As stated above, the method and system of the present invention compresses the rule specification 302 and action data 304 associated with a rule 300 a in order to store a plurality of rules in a single leaf. According to a preferred embodiment of the present invention, this is accomplished, in part, by defining a compressed rule format to represent the rule specification 302, and action data formats to represent the action data 304. Each format will be described below.
Compressed Rule Format
According to the preferred embodiment of the present invention, the compressed rule format 400 only requires field definitions for those fields that are relevant to the rule specification 302. Thus, for the rule in the above example, the compressed rule format 400 only provides the field definition for the destination address index and length field 404. If no other fields are relevant, no further definitions are provided. In this manner, the compressed rule format 400 is a variable length rule specification format that minimizes the amount of data needed to represent the rule.
As is shown in
Moreover, according to the preferred embodiment of the present invention, the field definition of the relevant field is stored in virtual rule tables 450, instead of in the corresponding field in the compressed rule format 400. As is shown, the virtual rule tables 450 include value tables for destination and source addresses 452, and minimum 454 and maximum 456 range values. Although shown as three separate tables, these value tables 452-456 can be collapsed into one table or expanded into more than three tables. In addition to the value tables 452-456, the virtual rule tables 450 also include well-known code points 458. In the preferred embodiment, commonly used or well-known values are hard-coded, i.e., not programmable, or soft-coded, or a combination of both, into a central configuration resource. These values are not stored in any of the value tables 452-456 and therefore, do not consume valuable space therein. 15 In the preferred embodiment, the size of the value tables 452-456 can vary, allowing a trade-off between rule complexity, number of rules, and number of unique values. The size may be specified explicitly or aligned with the end of the data structure enabling an implicit specification based on the indices used in the rule definitions.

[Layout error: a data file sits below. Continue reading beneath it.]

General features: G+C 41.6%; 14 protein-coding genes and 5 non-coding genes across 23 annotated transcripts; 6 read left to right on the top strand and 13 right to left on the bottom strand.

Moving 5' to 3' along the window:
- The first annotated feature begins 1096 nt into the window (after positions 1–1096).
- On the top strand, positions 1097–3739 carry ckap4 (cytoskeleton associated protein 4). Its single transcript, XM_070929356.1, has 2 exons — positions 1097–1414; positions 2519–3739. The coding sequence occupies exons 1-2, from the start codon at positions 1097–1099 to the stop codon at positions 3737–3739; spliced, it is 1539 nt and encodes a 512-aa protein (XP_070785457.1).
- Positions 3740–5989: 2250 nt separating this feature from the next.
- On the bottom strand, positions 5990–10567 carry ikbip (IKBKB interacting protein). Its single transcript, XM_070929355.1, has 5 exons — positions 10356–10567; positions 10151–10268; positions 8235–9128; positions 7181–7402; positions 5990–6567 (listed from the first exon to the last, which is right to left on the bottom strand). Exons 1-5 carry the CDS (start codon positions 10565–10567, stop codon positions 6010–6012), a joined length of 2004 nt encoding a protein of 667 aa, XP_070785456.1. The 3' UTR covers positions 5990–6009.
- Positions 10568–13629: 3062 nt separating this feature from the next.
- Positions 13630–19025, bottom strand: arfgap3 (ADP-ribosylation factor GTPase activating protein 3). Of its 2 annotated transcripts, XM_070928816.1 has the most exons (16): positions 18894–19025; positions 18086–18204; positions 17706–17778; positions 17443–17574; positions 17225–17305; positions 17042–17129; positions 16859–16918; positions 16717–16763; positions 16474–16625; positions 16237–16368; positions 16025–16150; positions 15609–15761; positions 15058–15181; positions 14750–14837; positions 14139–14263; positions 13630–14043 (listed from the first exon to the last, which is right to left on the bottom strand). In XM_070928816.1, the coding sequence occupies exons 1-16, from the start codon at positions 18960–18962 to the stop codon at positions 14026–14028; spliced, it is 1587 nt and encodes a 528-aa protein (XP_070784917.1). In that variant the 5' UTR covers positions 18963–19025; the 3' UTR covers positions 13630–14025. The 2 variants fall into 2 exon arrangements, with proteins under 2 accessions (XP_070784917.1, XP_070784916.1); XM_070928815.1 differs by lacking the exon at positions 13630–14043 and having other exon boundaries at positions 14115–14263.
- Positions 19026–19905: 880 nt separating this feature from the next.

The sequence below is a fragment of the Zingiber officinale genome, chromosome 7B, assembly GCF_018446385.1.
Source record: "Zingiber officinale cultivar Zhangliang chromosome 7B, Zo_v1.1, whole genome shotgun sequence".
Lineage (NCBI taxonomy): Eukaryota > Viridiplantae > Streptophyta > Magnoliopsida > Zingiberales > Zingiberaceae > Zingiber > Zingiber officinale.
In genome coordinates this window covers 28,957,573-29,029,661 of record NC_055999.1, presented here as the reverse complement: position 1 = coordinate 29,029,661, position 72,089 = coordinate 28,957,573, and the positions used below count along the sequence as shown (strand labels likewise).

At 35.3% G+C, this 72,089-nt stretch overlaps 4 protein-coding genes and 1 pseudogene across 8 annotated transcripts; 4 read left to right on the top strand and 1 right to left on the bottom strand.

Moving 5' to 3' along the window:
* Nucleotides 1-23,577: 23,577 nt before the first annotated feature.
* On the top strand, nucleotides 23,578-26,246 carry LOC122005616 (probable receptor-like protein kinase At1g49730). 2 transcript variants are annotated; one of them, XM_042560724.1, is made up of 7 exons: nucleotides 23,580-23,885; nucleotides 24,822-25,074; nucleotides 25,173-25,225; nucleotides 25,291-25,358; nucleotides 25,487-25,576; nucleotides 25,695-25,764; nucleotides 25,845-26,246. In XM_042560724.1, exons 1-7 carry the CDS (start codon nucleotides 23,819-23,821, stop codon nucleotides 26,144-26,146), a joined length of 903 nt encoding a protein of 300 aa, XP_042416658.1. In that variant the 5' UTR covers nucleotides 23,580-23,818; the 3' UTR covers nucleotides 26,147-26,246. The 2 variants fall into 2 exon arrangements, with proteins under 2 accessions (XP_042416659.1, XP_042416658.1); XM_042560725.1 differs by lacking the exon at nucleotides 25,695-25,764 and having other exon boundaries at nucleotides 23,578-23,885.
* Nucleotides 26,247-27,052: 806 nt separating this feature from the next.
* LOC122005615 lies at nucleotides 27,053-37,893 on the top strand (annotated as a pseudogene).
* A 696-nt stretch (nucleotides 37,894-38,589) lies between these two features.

In the preferred embodiment, the rule specification 302 is compressed by replacing the relevant field definitions with indices into the appropriate value table 452-456 or code point, where the full field definitions are stored. This provides several advantages. First, a single field definition, e.g., the destination address 404, can be reused in several rules in a leaf chain, i.e., the definition covers multiple rules. By storing the definition in the value table, it is stored once and can be referenced repeatedly by several rules in a chain. Secondly, the indices are significantly smaller than the corresponding field definitions, which allows for a compressed representation of selected field specifications in the compressed rule format 400. For example, an IP address, e.g., destination address, is typically treated as a prefix (32 bits) and a length (32 bits). Thus, the field definition for an IP address is ordinarily 64 bits. In the preferred embodiment of the present invention, the index representing the IP address value, e.g., 404, is three (3) bits and the length can be coded directly in five (5) bits. Thus, the IP address is represented in the compressed rule format 400 by eight (8) bits, as opposed to 64 bits.